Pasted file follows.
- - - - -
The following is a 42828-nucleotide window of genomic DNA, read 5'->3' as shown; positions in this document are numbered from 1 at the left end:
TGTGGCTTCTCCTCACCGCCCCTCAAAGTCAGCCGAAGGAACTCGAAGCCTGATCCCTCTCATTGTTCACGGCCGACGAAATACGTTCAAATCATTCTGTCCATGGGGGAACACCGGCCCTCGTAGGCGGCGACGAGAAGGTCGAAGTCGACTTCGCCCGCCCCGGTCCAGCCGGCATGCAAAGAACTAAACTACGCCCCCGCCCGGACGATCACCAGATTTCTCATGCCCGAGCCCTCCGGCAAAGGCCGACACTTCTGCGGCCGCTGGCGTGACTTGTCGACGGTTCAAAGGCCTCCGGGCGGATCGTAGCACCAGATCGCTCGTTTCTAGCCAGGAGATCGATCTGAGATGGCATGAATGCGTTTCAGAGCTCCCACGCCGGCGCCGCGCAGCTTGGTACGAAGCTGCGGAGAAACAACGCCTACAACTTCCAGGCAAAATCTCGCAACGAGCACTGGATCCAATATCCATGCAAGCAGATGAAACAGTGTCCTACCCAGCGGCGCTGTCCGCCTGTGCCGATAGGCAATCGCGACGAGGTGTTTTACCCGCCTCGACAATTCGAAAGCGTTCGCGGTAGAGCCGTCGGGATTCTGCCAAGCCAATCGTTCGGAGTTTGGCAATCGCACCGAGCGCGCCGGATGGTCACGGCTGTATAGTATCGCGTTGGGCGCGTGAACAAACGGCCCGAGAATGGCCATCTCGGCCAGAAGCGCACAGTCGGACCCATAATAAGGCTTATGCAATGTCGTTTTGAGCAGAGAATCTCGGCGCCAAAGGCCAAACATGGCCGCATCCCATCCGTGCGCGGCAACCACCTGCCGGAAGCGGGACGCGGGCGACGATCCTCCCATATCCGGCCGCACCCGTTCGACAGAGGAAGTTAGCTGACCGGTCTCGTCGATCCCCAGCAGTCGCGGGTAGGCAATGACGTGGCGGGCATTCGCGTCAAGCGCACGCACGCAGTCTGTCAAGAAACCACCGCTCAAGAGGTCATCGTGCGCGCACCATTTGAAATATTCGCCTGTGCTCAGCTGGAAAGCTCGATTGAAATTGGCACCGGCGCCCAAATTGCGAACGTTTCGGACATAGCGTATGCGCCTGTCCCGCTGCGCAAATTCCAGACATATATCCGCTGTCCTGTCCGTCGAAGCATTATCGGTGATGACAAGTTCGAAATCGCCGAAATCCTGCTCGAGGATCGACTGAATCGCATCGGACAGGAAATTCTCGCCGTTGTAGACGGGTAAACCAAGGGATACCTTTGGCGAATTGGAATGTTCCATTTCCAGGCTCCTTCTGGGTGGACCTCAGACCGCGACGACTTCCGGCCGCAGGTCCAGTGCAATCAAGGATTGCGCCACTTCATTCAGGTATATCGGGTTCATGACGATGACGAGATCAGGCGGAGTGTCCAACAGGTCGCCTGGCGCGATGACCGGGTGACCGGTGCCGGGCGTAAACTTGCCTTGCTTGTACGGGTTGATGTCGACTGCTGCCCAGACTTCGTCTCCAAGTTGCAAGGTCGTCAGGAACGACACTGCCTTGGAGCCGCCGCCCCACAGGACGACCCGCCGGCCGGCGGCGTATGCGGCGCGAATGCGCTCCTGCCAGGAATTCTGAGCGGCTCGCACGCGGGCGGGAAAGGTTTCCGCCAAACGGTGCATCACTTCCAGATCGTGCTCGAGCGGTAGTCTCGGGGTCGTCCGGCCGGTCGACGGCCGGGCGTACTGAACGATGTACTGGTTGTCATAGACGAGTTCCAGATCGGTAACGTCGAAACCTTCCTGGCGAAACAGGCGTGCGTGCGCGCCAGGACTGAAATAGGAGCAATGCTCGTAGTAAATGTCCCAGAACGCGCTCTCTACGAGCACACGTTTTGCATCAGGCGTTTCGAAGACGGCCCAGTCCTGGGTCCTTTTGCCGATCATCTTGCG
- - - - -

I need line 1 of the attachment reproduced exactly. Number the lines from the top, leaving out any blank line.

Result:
The following is a 42828-nucleotide window of genomic DNA, read 5'->3' as shown; positions in this document are numbered from 1 at the left end: